Explanation of Urinalysis

A urine sample can provide information about several organ systems. The concentration, colour, clarity and microscopic examination of the urine sample can provide diagnostic information.

Urine may be obtained by catching a sample during normal urination, or alternatively, by your Vet passing a catheter into the bladder or by placing a small needle through the body into the bladder, a procedure called cystocentesis.

Depending upon why the urine sample is being collected, one collection method may be preferred over another. Enquire at the time you make an appointment for veterinary care if a urine sample may be collected. Preventing your pet from urinating prior to the appointment will assure that your pet’s bladder will contain urine for sampling.

The following refers only to the Urine Protein and Creatinine, the most common urinalysis performed on the Wheaten Terrier.

Urine Protein:

Proteinuria is excess protein in the urine and is usually only seen in trace amounts, as the kidney does not normally allow protein to leak through. When protein is present it indicates there is possible damage to the kidneys, most often through the glomeruli.

The main protein in blood and the key to the regulation of the osmotic pressure of blood is albumin. Proteinuria is synonymous with albuminuria.


Creatinine is a chemical waste molecule that is generated from the muscle metabolism.

Creatinine is produced from creatine, a molecule of major importance for energy production in muscles. Approximately 2% of the body’s creatine is converted to creatinine every day.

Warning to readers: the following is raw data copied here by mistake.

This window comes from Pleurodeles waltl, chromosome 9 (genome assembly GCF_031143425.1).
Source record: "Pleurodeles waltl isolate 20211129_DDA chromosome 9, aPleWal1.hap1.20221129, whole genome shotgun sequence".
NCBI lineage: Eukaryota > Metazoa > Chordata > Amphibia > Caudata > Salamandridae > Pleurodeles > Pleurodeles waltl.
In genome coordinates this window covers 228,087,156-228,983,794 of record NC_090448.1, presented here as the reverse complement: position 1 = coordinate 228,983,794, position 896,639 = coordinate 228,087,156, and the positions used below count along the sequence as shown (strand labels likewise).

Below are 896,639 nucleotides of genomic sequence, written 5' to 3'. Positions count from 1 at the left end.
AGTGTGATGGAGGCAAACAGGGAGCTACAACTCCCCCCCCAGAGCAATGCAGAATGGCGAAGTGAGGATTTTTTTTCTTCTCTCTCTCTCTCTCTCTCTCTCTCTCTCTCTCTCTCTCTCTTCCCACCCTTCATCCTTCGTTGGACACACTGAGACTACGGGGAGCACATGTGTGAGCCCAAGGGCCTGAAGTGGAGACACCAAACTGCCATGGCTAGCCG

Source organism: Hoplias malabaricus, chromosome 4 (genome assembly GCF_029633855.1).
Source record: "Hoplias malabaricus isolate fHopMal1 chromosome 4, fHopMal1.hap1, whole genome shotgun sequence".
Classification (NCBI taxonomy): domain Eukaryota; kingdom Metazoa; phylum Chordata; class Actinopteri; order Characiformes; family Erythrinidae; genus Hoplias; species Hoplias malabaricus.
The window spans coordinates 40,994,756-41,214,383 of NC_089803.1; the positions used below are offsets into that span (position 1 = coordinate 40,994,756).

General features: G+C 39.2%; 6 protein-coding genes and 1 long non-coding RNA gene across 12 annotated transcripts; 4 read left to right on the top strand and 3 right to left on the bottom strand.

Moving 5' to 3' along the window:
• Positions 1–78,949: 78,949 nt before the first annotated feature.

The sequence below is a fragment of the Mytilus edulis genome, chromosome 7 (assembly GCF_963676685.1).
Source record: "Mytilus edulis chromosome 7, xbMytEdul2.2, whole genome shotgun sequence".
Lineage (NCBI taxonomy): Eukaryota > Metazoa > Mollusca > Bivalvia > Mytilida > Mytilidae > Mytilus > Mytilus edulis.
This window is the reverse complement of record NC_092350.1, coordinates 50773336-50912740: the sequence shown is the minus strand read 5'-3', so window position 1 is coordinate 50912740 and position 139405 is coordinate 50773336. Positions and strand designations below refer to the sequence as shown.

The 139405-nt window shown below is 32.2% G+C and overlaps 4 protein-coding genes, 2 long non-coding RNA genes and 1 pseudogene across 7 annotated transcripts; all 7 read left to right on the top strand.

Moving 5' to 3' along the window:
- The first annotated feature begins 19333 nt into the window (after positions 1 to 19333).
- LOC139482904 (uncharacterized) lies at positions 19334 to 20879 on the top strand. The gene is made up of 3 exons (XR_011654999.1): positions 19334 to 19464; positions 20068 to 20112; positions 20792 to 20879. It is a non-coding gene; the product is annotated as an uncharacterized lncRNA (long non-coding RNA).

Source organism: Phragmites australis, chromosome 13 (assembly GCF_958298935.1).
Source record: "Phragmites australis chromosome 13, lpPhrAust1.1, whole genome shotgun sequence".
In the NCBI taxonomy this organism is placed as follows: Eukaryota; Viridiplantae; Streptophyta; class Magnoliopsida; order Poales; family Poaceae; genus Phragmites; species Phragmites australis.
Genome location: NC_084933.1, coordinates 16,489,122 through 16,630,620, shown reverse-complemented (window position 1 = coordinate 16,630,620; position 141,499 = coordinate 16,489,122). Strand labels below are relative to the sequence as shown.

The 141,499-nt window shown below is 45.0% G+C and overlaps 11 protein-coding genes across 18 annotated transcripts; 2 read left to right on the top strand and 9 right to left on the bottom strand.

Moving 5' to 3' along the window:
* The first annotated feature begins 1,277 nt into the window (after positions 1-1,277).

Creatinine is transported through the bloodstream to the kidneys. The kidneys filter out most of the creatinine and dispose of it in the urine.

Although it is a waste, creatinine serves a vital diagnostic function.

Creatinine has been found to be fairly reliable indicator of kidney function. As the kidneys become impaired the creatinine will rise. Abnormally high levels of creatinine warn of possible malfunction or failure of the kidneys, sometimes even before symptoms are evident.

Explanation of further Urine analysis:

Urine Colour – Normal colour is yellow to amber. Red is caused by blood, dark yellow to brown is caused by Bilirubin, reddish brown is caused by haemoglobin/myoglobin.

Urine Transparency – Normal is clear. Cloudy urine is caused by crystals, bacteria, cells, blood, mucous or casts.

Urine Specific Gravity (USG) – Specific gravity is a measurement of how concentrated the urine is. Renal impairment and diabetes insipidus affect a dog’s ability to concentrate urine.

Urine sediment - can be examined for solid material such as cells, bacteria, crystals and casts. Red blood cells in the urine indicate inflammation, certain tumours or blood clotting disorders. White blood cells and bacteria are seen in infection. Crystals may be normal or may indicate infection, liver disease, toxin ingestion or bladder stones.

Glucose - should not be seen in the urine. However, when blood sugar levels become very high as with diabetes mellitus, it exceeds the kidney’s capacity to keep sugar out and glucose is seen in the urine.

PH Levels – should be a little on the acidic side, i.e. 6.2 – 6.5

Guide to Interpretation of Urine Protein/Creatinine Ratio Results:

0-0.2: Non Proteinuric (normal).

0.2–0.5: Borderline Proteinuric. May or may not reflect abnormality, monitor proteinuria.

0.5: Proteinuric. Consistent with loss of protein within urinary system. Monitor proteinuria.

Information on monitoring pooled UPC is on the Testing Protocols page.

A more detailed explanation of what a UPC ratio can measure can be found at IDEXX laboratory website.

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